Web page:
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Publication numberUS5952911 A
Publication typeGrant
Application numberUS 08/943,724
Publication dateSep 14, 1999
Filing dateOct 3, 1997
Priority dateOct 9, 1996
Fee statusPaid
Also published asDE69731592D1, EP0836199A2, EP0836199A3, EP0836199B1, US6100110
Publication number08943724, 943724, US 5952911 A, US 5952911A, US-A-5952911, US5952911 A, US5952911A
InventorsMasahiko Kawase, Hidenobu Kimoto, Norimitsu Kito, Ikuya Taniguchi
Original AssigneeMurata Manufacturing Co., Ltd.
Export CitationBiBTeX, EndNote, RefMan
External Links: USPTO, USPTO Assignment, Espacenet
Thermistor chips and methods of making same
US 5952911 A
Abstract
A thermistor chip is made by first forming first metal layers with a three-layer structure at both end parts of a thermistor element and then forming second metal layers with a three-layer structure on the first metal layers so as to have edge parts that are formed directly in contact with a surface area of the thermistor element and will reduce its normal temperature resistance value. The first and second metal layers are each of a three-layer structure with a lower layer made of a metal with resistance against soldering heat, a middle layer made of a metal with both wettability to solder and resistance against soldering heat, and an upper layer made of a metal having wettability to solder.
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Claims(5)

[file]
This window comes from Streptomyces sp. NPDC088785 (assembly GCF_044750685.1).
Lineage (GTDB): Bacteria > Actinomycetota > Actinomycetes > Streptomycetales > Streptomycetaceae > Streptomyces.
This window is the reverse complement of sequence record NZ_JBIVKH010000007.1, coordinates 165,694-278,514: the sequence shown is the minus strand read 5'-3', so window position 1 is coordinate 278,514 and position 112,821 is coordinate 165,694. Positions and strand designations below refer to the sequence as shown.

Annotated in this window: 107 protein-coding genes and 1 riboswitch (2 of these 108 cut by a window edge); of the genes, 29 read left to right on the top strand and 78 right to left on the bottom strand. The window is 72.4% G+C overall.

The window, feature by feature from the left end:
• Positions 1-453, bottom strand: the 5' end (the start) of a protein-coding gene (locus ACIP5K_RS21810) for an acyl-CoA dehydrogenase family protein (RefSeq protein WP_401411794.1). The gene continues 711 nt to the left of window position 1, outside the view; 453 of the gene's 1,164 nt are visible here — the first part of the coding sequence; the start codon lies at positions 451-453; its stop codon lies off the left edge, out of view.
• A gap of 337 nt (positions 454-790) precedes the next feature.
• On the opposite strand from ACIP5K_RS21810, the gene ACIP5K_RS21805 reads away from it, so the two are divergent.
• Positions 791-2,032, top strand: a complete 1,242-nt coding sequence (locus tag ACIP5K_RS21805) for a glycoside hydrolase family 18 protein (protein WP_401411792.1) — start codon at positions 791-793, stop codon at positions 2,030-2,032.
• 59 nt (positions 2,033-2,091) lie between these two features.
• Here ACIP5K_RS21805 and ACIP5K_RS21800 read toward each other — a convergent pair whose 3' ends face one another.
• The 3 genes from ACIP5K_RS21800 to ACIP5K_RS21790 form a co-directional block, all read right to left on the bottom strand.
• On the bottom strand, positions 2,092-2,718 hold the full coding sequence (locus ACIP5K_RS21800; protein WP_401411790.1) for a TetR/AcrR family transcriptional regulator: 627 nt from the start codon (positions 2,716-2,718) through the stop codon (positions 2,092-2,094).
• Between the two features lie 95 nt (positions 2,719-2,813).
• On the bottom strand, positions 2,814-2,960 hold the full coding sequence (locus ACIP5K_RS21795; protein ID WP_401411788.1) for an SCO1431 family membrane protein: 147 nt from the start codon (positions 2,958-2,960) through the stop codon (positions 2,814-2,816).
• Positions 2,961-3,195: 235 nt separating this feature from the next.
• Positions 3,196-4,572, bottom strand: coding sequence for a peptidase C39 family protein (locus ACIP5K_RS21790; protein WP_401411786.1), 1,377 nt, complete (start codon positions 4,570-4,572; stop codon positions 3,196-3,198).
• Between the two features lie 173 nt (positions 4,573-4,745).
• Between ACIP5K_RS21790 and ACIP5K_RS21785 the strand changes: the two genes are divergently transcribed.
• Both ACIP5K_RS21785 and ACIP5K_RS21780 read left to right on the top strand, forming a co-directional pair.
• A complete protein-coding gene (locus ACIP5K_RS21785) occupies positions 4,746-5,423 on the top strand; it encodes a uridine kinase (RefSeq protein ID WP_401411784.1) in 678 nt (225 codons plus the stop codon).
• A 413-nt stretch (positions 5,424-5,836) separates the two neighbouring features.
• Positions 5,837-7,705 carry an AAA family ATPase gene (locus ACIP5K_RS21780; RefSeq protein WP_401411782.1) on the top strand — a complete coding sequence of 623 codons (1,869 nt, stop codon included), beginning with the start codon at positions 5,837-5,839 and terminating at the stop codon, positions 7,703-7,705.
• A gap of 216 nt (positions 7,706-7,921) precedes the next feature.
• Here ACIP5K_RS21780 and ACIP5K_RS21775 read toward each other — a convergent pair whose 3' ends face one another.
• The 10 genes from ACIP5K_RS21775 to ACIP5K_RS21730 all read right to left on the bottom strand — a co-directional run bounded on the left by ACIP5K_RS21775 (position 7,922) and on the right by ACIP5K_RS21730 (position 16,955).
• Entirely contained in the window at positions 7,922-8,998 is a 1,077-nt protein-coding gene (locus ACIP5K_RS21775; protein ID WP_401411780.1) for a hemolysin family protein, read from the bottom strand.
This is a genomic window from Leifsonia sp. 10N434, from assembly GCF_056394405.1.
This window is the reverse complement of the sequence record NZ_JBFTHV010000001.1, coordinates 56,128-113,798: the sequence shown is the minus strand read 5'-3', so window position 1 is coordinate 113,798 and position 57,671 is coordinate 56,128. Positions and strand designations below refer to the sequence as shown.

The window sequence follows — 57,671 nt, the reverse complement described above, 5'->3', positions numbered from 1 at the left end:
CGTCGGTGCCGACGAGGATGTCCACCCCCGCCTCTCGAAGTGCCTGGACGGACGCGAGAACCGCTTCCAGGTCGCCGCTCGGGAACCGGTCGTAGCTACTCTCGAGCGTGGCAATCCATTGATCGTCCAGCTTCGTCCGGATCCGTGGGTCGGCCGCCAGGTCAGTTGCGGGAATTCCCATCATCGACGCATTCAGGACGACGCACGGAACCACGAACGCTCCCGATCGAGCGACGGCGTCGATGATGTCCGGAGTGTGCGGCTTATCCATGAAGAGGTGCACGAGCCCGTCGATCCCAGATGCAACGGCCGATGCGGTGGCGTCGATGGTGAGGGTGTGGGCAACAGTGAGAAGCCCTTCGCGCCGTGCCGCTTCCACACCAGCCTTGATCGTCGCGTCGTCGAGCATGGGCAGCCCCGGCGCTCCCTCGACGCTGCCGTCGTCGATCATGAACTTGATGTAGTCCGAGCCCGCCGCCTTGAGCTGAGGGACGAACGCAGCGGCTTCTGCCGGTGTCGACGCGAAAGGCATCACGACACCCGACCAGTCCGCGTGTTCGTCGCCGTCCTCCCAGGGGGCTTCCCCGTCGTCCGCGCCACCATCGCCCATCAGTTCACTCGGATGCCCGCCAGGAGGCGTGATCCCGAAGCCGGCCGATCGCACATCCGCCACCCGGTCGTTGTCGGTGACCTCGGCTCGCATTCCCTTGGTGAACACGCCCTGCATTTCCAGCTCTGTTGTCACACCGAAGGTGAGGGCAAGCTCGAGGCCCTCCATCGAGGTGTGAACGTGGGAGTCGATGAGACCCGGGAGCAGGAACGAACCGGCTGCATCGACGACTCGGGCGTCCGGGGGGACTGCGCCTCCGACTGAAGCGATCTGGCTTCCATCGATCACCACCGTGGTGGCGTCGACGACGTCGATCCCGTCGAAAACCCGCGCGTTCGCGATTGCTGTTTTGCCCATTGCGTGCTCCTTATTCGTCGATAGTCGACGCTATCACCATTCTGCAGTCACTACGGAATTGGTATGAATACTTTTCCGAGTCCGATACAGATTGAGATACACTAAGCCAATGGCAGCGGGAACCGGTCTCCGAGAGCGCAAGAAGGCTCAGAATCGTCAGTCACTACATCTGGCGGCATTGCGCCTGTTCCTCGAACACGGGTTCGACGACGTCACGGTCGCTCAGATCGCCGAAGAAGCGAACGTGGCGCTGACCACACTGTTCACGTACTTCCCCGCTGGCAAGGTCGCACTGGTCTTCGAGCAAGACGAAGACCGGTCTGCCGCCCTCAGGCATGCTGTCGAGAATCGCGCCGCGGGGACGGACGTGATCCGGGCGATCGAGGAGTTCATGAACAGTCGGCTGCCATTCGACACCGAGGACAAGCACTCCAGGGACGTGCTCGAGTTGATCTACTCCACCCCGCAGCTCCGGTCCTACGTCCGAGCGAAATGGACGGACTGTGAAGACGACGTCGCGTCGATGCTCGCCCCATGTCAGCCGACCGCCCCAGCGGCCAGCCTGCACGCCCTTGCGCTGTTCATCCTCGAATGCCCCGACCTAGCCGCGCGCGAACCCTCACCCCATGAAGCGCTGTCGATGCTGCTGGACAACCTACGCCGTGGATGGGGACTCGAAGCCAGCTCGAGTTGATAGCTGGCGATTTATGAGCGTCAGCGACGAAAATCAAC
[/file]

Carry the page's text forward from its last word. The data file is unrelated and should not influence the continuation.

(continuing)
What is claimed is:
1. A thermistor chip comprising:
a thermistor block having mutually separated end parts and a surface area extending between said end parts;
terminal electrodes which are at both said end parts of said thermistor block and are separated from each other with a gap in between, said terminal electrodes each including a first metal layer which is a three-layer structure on a corresponding one of said end parts and a second metal layer which is another three-layer structure on said first metal layer, said second metal layer having an edge part which is in physical contact with said surface area of said thermistor block said first metal layer being in physical contact with said block.
2. The thermistor chip of claim 1 wherein said first metal layer and said second metal layer each comprise a lower layer, a middle layer, and an upper layer, said middle layer and said upper layer being each made of a metal material which is wettable by solder.
3. The thermistor chip of claim 2 wherein said lower layer is made of a metal selected from the group consisting of Cr, Ni, Al, W and alloys thereof.